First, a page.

Still further back along the family tree, there was a great-uncle of mine with Learning Difficulties, and a pair of twins who ended up in an institution. I had a brain scan done of myself several times over the last few years, which revealed that I had a meningioma in the right frontal lobe of my brain; the positioning of which, as such, has governance over impulse control and emotional regulation. Now, these things can run in families, and there was no doubt in my mind that hereditary meningiomas could be responsible for this high preponderance of mental disorders (even though medics, psychiatrists and other “specialists” in the field, in their infinite wisdom, have consistently dismissed this possibility).

I asked many times if I could meet Cousin David and talk to him - so that I could get some sort of a handle on why he had got so upset in the first place, but I was never allowed to meet with him except at my uncle’s funeral, where he was quite clearly drugged up to the nines on lithium. Now he is dead, I will never get the chance. It angers me that such people are seen as “bringing shame upon” the family - whereas it is more appropriate that the family, and society, should feel ashamed (and actually, they secretly do) - of their failure to have nurtured these people who, at a vulnerable point in their lives, were and/ or continue to be, in desperate need of help.


The schizophrenogenic upbringing theory is one which has been officially discounted, but as far as I’m concerned, is alive and well, in my book. From what I’ve observed, in retrospect, you can recognize children who will grow up to be schizophrenic from a very young age - certainly from age 7, but possibly even earlier.

There is a social disconnect in schizophrenics. I probably had schizophrenia from age 4-5; I wasn’t interested in playing with other children much. I was in my own little bubble, and quite happy, until the miserable faces and dispositions, the mean-spiritedness and petty-mindedness of the other girls at school, teachers, or my mother, served to disrupt my tranquillity and train of thought with their irrelevances, and their sheer jealousy of my innate self-containedness, by which they felt almost royally threatened.

Schizophrenic children typically have an innocence about them, a bright-eyedness, at 7 years of age. They are not on the same plane as other folks, but in their own mystical, magical, carefree child's world. By 14, it would be surprising if most, if not all, of the stuffing had been knocked out of them. No matter what they have done, or not done, they elicit a hostile response from others, and the social rejection is abominable.

They are criticized for their speech not being the same as other people, for not “reading” people well (particularly of their own sex), and for not "moving in the same way". Since when did all this make a person a worse person? And yet, according to the Great Unwashed, it does; because social standing, outward appearances and money, are everything, and anything that has any actual value - anything which is inside, as opposed to outside, a person - counts for absolutely nothing.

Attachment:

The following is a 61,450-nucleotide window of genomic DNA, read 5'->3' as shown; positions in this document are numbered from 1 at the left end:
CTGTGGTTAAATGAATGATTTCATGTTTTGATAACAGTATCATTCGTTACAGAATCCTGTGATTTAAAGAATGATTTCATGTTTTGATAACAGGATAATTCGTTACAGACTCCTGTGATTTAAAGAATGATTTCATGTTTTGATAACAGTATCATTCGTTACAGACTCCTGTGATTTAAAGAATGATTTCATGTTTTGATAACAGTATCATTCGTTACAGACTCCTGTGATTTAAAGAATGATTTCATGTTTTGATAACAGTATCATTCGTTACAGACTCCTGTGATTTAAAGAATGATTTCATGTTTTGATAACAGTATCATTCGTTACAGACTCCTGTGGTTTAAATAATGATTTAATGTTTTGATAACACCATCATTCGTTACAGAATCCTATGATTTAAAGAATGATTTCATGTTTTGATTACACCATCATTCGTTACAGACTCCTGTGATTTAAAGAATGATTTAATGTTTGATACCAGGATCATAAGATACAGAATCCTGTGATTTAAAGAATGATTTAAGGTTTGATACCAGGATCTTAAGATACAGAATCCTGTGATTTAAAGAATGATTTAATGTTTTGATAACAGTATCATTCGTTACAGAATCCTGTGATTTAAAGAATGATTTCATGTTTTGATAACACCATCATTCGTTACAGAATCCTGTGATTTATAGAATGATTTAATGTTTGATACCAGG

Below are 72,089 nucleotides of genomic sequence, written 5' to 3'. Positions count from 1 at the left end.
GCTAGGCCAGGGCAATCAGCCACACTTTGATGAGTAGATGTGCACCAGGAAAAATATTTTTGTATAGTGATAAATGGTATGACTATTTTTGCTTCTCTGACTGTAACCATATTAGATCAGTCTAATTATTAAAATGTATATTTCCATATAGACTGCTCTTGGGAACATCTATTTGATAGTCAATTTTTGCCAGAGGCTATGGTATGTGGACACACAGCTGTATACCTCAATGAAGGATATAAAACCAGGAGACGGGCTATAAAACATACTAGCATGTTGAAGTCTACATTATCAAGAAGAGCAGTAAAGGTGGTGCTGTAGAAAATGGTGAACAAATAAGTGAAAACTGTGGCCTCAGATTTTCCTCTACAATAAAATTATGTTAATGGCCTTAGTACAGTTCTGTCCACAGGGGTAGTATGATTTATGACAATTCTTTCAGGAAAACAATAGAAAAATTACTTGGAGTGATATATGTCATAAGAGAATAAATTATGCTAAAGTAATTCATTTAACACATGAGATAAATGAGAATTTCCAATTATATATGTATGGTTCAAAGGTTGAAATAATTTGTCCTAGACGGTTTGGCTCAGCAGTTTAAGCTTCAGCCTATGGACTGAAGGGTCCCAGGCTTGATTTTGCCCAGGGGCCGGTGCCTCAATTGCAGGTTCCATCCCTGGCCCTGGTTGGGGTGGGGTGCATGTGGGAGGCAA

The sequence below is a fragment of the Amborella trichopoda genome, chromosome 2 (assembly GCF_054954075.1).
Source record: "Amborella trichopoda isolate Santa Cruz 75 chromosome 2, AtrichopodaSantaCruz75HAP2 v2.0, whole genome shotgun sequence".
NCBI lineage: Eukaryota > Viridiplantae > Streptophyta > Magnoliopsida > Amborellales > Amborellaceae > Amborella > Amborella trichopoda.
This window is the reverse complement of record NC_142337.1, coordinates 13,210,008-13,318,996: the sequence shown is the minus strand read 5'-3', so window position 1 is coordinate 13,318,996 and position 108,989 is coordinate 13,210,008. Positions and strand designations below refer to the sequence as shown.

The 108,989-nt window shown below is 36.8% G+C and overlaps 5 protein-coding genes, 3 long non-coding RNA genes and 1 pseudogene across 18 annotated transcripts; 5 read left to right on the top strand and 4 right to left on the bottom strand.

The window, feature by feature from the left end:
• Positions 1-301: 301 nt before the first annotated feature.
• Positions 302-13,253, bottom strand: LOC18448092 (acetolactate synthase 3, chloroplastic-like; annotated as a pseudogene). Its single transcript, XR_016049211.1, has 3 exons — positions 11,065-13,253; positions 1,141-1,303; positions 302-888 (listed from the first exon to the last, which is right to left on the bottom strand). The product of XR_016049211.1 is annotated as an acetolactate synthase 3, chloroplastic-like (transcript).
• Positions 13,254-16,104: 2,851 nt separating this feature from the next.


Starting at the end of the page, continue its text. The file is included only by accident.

Even though William James Sidis may not have been schizophrenic (and frankly, it wouldn’t have mattered if he was), his upbringing by all accounts had similarities to my own, and serves as the carbon copy of “how to turn your child schizophrenic” or “how to promote latent schizophrenia in your child”. Like him, I was taught to read before I was two; this, amongst other situations within my own and I’m sure, Sidis’ experience, was an example of where the child is thrown in at the deep end, before it can swim.

The child is expected to be perfect in all matters, without teaching and without prompting. It is expected to “just know” how to do things, or how to behave, automatically (otherwise, it is called “stupid” - including, by the parents). It doesn’t matter whether the situation is an academic, social or sports one; the child is expected to perform perfectly at all times. (This was partly why, even though I have severe myopia and could hardly see, I would indeed thrash my bigger, beefier classmates at certain sporting events; I’m a tough little bastard, when I want to be).

The parents are so out of tune with the child that age-appropriateness is never considered; along with the baffling combination of overinvolvement/ underinvolvement and hypercritical control/ not caring, is added a fostering of dependence, on the part of the child. We cannot in any way blame Sidis for the schism from his parents, if only for the sake of his reclaiming his own identity.

As a result of my own early oppression, I became a highly independent individual, with an ingrained and lifelong distrust of authority figures, and society as a whole. Whilst I can be pleasant, on the outside (any social behaviour on my part, is all of it learned - the hard way), I have a silent seethe of my own - a heaving cauldron of deep anger - buried down deep beneath the ready quips, the jolly watermelon grin, ringing laughter, and the throwaway blase merciless Pimpernel-style wit. You don’t need to go to Iceland, folks; come and visit me, for a day.